According to an November 2020 article from Fox Business:

President Trump had repeatedly said he expected to have the results by the end of October – ahead of the November election.

In a statement on Monday, Pfizer Chairman and CEO Albert Bourla revealed that, following a discussion with the FDA, it decided to drop a 32-case interim analysis – and instead conduct the first analysis at a minimum of 62 cases.

The first interim efficacy analysis was conducted on Nov. 8, at which time the company said there were 94 cases in trial.

A similar question around the 62/94 cases discrepancy is raised by a November 2020 FiveThirtyEight article:

Pfizer was originally supposed to get a peek at the efficacy after 32 volunteers had contracted the disease. But somewhere along the line, the company and the FDA decided together to wait longer, out of concerns that positive results at 32 cases could lead the company to apply for approval too soon. The early look was then supposed to happen after the trial hit 62 cases. But this is where the pandemic itself seems to have collided with the research.

We don’t know exactly what was going on between the 62nd case and the 94th — something Topol, for one, definitely wants more information about.

Is this a allegation true? What is the explanation for Pfizer waiting until 94 cases rather than wrapping up their analysis at 62 cases as suggested earlier by the FDA, possibly reporting the result 2-3 weeks in advance of the election?

Multiple fact check websites have already covered this story and declared the "Pfizer delay" story as fake. However websites like FactCheck.org seem to rely on statements by Pfizer officials to come to a conclusion, such as this one from the CEO of Pfizer:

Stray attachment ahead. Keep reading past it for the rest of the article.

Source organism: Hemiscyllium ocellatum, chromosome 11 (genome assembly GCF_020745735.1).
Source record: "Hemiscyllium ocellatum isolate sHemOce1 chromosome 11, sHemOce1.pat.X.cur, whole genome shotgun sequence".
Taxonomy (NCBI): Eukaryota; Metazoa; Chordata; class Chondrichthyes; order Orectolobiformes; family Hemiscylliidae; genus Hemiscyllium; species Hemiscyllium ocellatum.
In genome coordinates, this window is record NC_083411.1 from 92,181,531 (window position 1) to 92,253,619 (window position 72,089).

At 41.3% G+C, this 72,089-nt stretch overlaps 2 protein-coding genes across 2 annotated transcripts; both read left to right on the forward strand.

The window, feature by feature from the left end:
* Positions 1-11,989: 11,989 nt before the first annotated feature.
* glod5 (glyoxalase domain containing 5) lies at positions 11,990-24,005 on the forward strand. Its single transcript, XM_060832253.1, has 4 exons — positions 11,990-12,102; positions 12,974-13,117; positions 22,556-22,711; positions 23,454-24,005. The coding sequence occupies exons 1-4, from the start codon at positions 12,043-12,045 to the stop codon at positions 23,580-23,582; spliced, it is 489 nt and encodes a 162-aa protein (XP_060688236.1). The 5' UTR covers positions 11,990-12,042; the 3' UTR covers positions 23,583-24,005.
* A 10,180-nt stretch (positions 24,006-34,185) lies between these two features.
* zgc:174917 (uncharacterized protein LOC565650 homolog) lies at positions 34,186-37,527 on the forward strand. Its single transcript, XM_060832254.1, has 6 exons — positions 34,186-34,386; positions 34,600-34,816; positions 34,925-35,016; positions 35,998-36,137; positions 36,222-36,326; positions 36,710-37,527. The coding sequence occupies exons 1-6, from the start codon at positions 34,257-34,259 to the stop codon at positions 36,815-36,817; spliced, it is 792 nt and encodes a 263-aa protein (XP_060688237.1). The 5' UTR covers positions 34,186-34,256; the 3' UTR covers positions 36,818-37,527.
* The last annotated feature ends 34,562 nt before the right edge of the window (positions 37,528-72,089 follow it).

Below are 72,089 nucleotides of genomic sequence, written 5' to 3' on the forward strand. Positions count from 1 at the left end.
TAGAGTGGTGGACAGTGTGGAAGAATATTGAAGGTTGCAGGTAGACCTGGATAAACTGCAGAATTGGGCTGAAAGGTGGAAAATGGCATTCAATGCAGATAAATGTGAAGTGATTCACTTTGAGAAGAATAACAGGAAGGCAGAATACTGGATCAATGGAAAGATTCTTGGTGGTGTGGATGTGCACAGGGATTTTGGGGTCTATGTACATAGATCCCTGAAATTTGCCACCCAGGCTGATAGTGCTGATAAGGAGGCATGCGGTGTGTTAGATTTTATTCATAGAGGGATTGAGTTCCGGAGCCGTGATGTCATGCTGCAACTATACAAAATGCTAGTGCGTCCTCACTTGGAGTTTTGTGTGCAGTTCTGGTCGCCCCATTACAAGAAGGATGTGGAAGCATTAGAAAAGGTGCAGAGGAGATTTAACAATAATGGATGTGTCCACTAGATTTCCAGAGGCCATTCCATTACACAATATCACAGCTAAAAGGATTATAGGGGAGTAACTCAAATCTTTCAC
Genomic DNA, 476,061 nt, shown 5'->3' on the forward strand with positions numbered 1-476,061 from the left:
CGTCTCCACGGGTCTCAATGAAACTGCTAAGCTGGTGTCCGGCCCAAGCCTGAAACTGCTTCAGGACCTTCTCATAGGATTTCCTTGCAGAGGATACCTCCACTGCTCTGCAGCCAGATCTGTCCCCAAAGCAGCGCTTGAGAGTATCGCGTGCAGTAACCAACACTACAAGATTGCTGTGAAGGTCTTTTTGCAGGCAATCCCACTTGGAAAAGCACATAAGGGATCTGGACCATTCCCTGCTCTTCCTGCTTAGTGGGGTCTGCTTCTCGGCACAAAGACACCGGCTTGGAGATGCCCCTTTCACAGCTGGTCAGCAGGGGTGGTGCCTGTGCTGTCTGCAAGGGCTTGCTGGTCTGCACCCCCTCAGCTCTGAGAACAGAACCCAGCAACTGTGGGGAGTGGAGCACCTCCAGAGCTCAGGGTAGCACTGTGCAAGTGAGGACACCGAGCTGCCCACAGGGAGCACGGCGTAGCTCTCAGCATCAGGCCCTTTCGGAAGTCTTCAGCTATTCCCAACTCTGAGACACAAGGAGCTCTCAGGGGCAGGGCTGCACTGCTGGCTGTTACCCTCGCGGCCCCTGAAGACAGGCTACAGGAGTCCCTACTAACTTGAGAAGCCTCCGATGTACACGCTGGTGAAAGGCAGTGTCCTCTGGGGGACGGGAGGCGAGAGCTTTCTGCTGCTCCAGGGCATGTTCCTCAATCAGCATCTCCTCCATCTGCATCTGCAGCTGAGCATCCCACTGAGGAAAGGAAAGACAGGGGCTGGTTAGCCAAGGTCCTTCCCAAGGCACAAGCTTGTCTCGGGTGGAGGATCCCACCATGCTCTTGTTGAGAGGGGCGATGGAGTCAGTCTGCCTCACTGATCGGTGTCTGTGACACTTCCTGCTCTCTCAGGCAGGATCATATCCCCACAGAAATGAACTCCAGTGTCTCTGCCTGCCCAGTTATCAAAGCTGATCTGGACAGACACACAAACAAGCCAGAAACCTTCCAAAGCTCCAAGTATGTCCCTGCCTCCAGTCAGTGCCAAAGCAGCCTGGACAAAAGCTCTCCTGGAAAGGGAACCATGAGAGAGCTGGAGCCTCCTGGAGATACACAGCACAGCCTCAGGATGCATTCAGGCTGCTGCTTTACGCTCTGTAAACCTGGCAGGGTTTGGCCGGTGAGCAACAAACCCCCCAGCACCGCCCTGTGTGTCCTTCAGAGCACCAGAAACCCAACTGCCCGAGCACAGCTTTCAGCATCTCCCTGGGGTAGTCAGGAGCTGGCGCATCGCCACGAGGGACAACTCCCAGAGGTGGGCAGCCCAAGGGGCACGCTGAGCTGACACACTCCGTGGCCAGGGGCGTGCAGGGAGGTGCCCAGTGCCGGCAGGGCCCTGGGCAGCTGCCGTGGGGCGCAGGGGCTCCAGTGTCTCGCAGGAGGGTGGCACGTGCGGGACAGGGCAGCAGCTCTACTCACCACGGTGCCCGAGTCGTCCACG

AB: Sunday we knew that the data are in. So the data came in on Thursday or Friday. And on — but you know, from the time that the data comes in, before the committee meets, some people need to prepare for each case a very big and accurate narrative. And the physician should sign it. So there's a lot of work that needs to be done. But we did it with the speed of light. And once we had the 94 cases, they worked on the narratives, they worked on the tabulation of the results. So on Sunday morning, we didn't want to lose a day, right? They didn't do it Monday. They did it Sunday. The committee met and they reviewed the data.

Is it possible to substantiate these claims without exclusively relying on Pfizer's own statements? In particular, could it be explained by pointing to similar patterns in Astrazeneca/Moderna/J&J announcements or some other piece of tangential evidence explaining the 62-94 cases gap?

  • Comments are not for extended discussion; this conversation has been moved to chat.
    – user11643
    Commented Aug 16, 2021 at 3:18

1 Answer 1


It's probably impossible to examine the actual intent, but I think we can look at whether this decision seems unusual in some way. One way is to compare this first interim analysis with the other approved vaccines that came along at around the same time as well as the general reactions by experts at that time.

The first planned interim analysis was criticized back then as it might simply not have enough statistical power to be meaningful.

The first analysis was to occur after 32 volunteers — both those who received the vaccine and those on placebo — had contracted Covid-19. If fewer than six volunteers in the group who received the vaccine had developed Covid-19, the companies would make an announcement that the vaccine appeared to be effective. The study would continue until at least 164 cases of Covid-19 — individuals with at least one symptom and a positive test result — had been reported.